Elliott reached into his pockets, making the change inside jingle. “Are they home?”
I looked to the garage, seeing Dad’s Buick in the garage and Mama’s Lexus behind it. “Looks that way.”
“I hope I didn’t make things a lot worse for you with Presley.”
I waved him away. “Presley and I go way back. That’s the first time anyone has stood up for me. I’m not sure she knew what to do with it.”
“Hopefully she keeps it safe next to the stick in her ass.”
A loud laugh burst from my throat, and Elliott couldn’t hide his satisfaction at my response. “Do you have a cell number?”
“No? Really? Or do you just not want to give me your number?”
I shook my head and breathed out a laugh. “Really. Who’s going to call me?”
He shrugged. “I was gonna, actually.”
I lifted the gate latch, pushing my way through, hearing the high-pitched sound of metal rubbing on metal. It closed behind me with a click, and I turned to face Elliott, resting my hands on the top of the elegantly bent iron. He glanced up at the house like it was just another house, unafraid. His bravery warmed something deep inside of me.
“We’re practically neighbors, so . . . I’m sure I’ll see you around,” he said.
“Yeah, definitely. I mean, probably . . . it’s likely,” I said, nodding.
“What are you doing tomorrow? Do you have a summer job?”
I shook my head. “Mama wants me to help around the house in the summers.”
“Is it okay if I swing by? I’ll pretend not to take pictures of you.”
“Sure, barring anything weird with my parents.”
“Okay then,” he said, standing a bit taller, his chest puffing out a bit. He took a few steps backward. “See you tomorrow.”
He turned for home, and I did the same, walking slowly up the steps. The noise the warped, wooden slats that made up our porch made under the pressure of my 110 pounds seemed loud enough to alert my parents, but the house stayed dark. I pushed through the extra-wide door, silently cursing the creaking hinges. Once inside, I waited. No muffled conversation or footsteps. No hushed anger from upstairs. No whispering in the walls.
Each step seemed to scream my arrival as I climbed the stairs to the upper level. I kept to the middle, not wanting to brush up against the wallpaper. Mama wanted us to be careful about the house, as if it were another member of our family. I stepped softly down the hall, pausing when a board in front of my parents’ room creaked. After no signs of movement, I made my way to my room.
My bedroom’s wallpaper had horizontal stripes, and even the pink and cream colors didn’t keep it from feeling like a cage. I kicked off my shoes and padded through the darkness to the single-paned window. The white paint on the frame was chipping, creating a small cluster on the floor.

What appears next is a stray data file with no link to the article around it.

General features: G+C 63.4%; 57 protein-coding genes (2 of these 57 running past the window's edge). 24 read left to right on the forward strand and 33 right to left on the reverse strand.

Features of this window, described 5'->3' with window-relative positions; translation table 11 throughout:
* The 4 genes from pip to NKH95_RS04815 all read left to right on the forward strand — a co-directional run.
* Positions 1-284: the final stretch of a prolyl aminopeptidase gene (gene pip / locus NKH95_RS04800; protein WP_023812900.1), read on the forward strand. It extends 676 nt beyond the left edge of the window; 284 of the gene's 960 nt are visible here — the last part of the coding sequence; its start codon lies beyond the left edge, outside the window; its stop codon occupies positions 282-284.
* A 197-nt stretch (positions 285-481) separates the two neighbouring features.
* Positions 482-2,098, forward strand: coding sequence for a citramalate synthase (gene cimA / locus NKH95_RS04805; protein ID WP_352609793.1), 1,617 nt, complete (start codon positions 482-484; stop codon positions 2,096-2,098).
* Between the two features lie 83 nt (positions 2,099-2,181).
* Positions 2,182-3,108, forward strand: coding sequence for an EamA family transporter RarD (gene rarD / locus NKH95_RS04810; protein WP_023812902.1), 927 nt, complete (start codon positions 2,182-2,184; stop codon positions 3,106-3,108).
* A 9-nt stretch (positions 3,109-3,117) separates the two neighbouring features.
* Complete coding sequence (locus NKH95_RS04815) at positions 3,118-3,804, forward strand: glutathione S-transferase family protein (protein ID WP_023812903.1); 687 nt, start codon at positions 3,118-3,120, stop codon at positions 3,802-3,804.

Outside, two stories down, Elliott came in and out of view as he passed under the streetlights. He was walking toward his aunt Leigh’s house, looking down at his phone while he passed the Fentons’ dirt plot. I wondered if he’d come home to a quiet house, or if Miss Leigh would have every light burning; if she would be fighting with her husband, or making up, or waiting up for Elliott.
I turned to my dresser, seeing the jewelry box Dad had bought me for my fourth birthday. I lifted the lid, and a ballerina began to twirl in front of a small, oval mirror set against baby-pink felt fabric. The few details painted on her face had worn away, leaving only two black spots for eyes. Her tutu was mashed. The spring she was perched on was bent, forcing her to lean a little too far over to the side as she pirouetted, but the slow, haunting chimes still pinged perfectly.
The wallpaper was peeling like the paint, drooping from the top in some places, peeled up from the baseboard in others. The ceiling was stained in one corner with a brown splotch that seemed to grow every year. My white iron-framed bed squeaked with the slightest movement, and my closet doors didn’t slide the way they use to, but my room was my own space, a place where the darkness couldn’t reach. My family’s status as the town pariahs and Mama’s anger all seemed so far away when I was within those walls, and I hadn’t felt that way anywhere else until I sat at a sticky table across from a bronzed boy and his big, brown eyes, watching me with no sign of sympathy or disdain.
I stood at the window, already knowing Elliott would be out of sight. He was different—more than just odd—but he had found me. And for the moment, I liked not feeling lost.
Catherine,” Dad called from downstairs.
I trotted down each step.
He was at the bottom, smiling. “You’re awfully chipper today. What’s up with that?”
I paused on the second to last stair. “It’s summer?”
“Nope. I’ve seen your ‘it’s summer’ smile before. This is different.”